Tips and tools for recruiting volunteers: two rules to follow
Recruiting volunteers can be time consuming and difficult. This article is the first of a series that will help volunteer managers to maximize their efforts when seeking additional volunteers.
Recruiting volunteers can be difficult. We’d like to offer some tips and tools to help you be more effective when recruiting volunteers. Before we get too far, let’s think for a minute about why, as nonprofit organizations, we recruit volunteers. As staff members of nonprofits, our individual reach can only go so far. There are only a certain number of hours in a day and unfortunately, we can’t dedicate all of them to serving the audience we care so much about. When we recruit volunteers to support our cause, we engage people who care about our mission as much as we do. We empower them to act on our behalf, which then allows more people to be served.
The Independent Sector tells us that volunteers choose to serve for a number of reasons besides caring about the mission of the organization. Yes, they want to make a difference, but they also want to use an existing talent or skill or gain new ones, connect with new networks, express their faith or grow as an individual by building self esteem. They might also be seeking a sense of balance in their life and want to give back to a community that they feel gave a lot to them. As you think about recruiting volunteers, keep these motivations in mind. If you can figure out what drives your audience to volunteer, you can tailor your message to really inspire and persuade them to get involved.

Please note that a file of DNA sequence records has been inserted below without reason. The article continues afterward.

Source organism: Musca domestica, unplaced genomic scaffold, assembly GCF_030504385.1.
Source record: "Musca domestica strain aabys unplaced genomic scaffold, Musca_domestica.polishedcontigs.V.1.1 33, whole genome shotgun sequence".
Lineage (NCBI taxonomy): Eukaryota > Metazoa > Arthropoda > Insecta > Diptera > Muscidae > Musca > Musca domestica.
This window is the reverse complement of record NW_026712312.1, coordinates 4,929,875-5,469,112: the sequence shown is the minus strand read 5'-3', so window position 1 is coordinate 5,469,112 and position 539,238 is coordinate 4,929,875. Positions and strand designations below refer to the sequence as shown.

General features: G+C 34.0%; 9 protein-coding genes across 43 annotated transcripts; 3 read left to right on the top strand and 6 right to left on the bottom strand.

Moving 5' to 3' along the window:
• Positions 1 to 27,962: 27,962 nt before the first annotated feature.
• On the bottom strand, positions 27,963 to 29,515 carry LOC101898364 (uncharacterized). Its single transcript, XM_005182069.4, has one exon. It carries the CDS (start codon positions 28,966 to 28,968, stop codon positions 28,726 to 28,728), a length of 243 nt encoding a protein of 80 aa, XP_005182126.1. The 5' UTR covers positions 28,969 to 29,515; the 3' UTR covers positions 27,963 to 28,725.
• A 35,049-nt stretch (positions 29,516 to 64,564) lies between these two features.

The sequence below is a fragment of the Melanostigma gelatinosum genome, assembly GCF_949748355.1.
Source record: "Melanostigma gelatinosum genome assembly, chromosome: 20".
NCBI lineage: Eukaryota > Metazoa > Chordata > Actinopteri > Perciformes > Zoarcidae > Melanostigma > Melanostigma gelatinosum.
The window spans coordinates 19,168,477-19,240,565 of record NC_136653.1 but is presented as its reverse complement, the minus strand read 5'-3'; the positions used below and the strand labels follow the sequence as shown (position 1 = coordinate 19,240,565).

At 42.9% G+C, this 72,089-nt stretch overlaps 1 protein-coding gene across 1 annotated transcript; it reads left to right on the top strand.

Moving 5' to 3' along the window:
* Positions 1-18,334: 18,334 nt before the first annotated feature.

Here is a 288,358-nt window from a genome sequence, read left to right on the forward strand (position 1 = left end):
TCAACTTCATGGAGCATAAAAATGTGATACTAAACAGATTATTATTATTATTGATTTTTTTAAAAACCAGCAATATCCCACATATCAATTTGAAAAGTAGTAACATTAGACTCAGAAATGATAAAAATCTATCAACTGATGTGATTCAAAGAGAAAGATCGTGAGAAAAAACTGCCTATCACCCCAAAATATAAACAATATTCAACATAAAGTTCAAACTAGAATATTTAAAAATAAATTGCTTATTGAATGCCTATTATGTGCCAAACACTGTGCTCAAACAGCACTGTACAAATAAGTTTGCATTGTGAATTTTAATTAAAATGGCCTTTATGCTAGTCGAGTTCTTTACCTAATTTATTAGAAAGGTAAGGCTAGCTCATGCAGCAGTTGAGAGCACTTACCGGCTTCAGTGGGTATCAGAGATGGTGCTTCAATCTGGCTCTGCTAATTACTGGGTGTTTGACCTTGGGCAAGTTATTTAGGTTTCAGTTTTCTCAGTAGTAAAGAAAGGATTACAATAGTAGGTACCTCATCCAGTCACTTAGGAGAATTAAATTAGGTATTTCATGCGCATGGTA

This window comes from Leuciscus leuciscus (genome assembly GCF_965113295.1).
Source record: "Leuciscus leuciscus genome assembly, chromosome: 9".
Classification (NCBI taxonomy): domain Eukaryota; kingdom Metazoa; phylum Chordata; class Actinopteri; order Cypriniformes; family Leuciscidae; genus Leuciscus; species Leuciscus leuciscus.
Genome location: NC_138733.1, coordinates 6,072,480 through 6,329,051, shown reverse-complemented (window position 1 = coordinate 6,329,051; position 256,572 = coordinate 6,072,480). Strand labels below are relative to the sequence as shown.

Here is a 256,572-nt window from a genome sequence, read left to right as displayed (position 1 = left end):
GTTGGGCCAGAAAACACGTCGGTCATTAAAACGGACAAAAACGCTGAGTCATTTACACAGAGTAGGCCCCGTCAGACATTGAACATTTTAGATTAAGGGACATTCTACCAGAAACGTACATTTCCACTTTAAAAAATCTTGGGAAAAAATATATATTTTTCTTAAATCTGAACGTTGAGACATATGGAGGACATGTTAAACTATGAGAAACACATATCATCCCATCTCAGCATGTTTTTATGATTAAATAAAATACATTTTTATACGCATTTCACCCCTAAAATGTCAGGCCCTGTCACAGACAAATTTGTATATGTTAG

Volunteer recruitment builds upon the organizational need for volunteers and the understanding of the kind of volunteer needed for the job. The “type” of volunteer identified becomes the target audience for your recruitment messages. Remember the following rules of recruitment before beginning the process. First, be specific and tell volunteers exactly what is needed and expected of them. This will help them know if the position is right for them. Second, be honest about the position, the time involved and the length of commitment. You might be tempted to undersell the commitment or requirements because you’re desperate for volunteers; however, recruiting the RIGHT person will ultimately save you from having to recruit another person if someone leaves because he or she felt they had been lied to or finds that the position is not a good fit.
Following these two rules will make utilizing volunteers much easier after they have been selected and put into action. It’s good to have your volunteer position descriptions available when recruiting so that you can keep your opportunities and their requirements in mind when talking to potential volunteers.